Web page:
Polarisation in American Politics

Paul Sheehan has a piece in today’s SMH on “Red and Blue America”. His conclusion – that American politics is more ideologically polarised today than in the past – is basically right. But he uses the wrong set of facts to show it. Sheehan argues that we can discern polarisation by looking at how many states are “swing states”. But at best, this tells you about geographic polarisation, not ideological polarisation. And at worst, it tells you that when parties devote a larger share of resources to the same set of states, those states are more likely to be swing states.

The only real way to understand polarisation is to look at the ideological positions of members of Congress. Over the years, political scientists Keith Poole and Howard Rosenthal have done just that, categorising bills on a left-right spectrum to give each member of congress an ideological score, and using the fact that members of Congress overlap to rank consistently across multiple years. From 1980 onward, the Republicans have steadily moved to the right, leaving a significant gulf between the two parties (see graphs here).

Perhaps some enterprising political scientist could do the same for Australia?

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4 Responses to Polarisation in American Politics

  1. Geoff Robinson says:

    James Galbraith from the University of Texas Inequality project argues that Democratic states have higher levels of economic inequality (http://www.salon.com/opinion/feature/2004/09/13/polarized_country/index_np.html).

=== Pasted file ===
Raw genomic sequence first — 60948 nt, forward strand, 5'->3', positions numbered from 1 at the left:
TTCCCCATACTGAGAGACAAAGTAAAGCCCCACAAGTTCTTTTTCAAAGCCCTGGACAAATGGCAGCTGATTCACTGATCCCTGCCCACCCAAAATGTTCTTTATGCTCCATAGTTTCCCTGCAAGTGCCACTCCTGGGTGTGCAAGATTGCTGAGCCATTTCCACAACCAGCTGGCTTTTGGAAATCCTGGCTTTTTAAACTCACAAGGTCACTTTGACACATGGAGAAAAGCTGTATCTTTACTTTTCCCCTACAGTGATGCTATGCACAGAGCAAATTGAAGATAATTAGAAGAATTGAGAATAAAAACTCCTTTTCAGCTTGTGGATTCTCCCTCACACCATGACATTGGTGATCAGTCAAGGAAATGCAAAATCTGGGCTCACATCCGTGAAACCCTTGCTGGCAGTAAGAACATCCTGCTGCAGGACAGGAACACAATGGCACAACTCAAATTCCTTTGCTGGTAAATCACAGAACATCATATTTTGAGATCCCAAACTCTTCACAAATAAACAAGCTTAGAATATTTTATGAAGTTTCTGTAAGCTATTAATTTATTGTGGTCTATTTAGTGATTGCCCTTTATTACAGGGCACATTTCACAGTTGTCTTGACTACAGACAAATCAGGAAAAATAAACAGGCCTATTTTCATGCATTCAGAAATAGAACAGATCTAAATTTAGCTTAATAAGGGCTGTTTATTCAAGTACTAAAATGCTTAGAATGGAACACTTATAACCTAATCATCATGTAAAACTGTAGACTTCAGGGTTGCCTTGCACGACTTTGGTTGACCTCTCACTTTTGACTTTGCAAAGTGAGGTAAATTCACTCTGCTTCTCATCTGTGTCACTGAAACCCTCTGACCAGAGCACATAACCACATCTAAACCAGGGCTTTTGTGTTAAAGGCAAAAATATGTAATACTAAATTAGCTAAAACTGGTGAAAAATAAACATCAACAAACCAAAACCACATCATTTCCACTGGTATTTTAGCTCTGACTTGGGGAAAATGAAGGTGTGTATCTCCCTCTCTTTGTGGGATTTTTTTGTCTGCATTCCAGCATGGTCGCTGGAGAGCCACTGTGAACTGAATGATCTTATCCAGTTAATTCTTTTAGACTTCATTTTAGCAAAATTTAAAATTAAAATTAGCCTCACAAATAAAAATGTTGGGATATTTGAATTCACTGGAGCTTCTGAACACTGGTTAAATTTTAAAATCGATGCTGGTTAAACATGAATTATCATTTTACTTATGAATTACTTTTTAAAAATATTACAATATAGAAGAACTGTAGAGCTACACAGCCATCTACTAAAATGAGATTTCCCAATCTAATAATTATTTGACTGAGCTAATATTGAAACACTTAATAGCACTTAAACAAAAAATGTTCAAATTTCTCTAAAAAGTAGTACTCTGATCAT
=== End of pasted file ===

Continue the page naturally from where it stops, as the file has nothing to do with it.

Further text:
2. Andrew Leigh says:

    Geoff, interesting stuff, thanks for the link. I find the same thing for Australia — voters who live in more unequal neighbourhoods are more likely to support the ALP. See http://econrsss.anu.edu.au/~aleigh/pdf/EconomicVoting.pdf

    But alas, this still doesn’t get us any closer to understanding political polarisation in Australia — ie. whether the ALP and Coalition are closer or further apart now than in the past.

  3. Geoff Robinson says:

    I think these revealed preference approaches have a lot to offer political history for the pre-survey epoch (unfortunately that is when it is most interesting). The fact that different parties have different support bases suggests that their policies are different. That Lang Labor and Scullin Labor had different bases suggests they were ideologically divergent. It is a more productive way of analysing political history than trying to elucidate personal motives.

  4. Andrew Leigh says:

    Geoff, couldn’t agree more — I think the kind of research you’re engaged in on this topic is really important. But you need a website, so the rest of us can download your papers!

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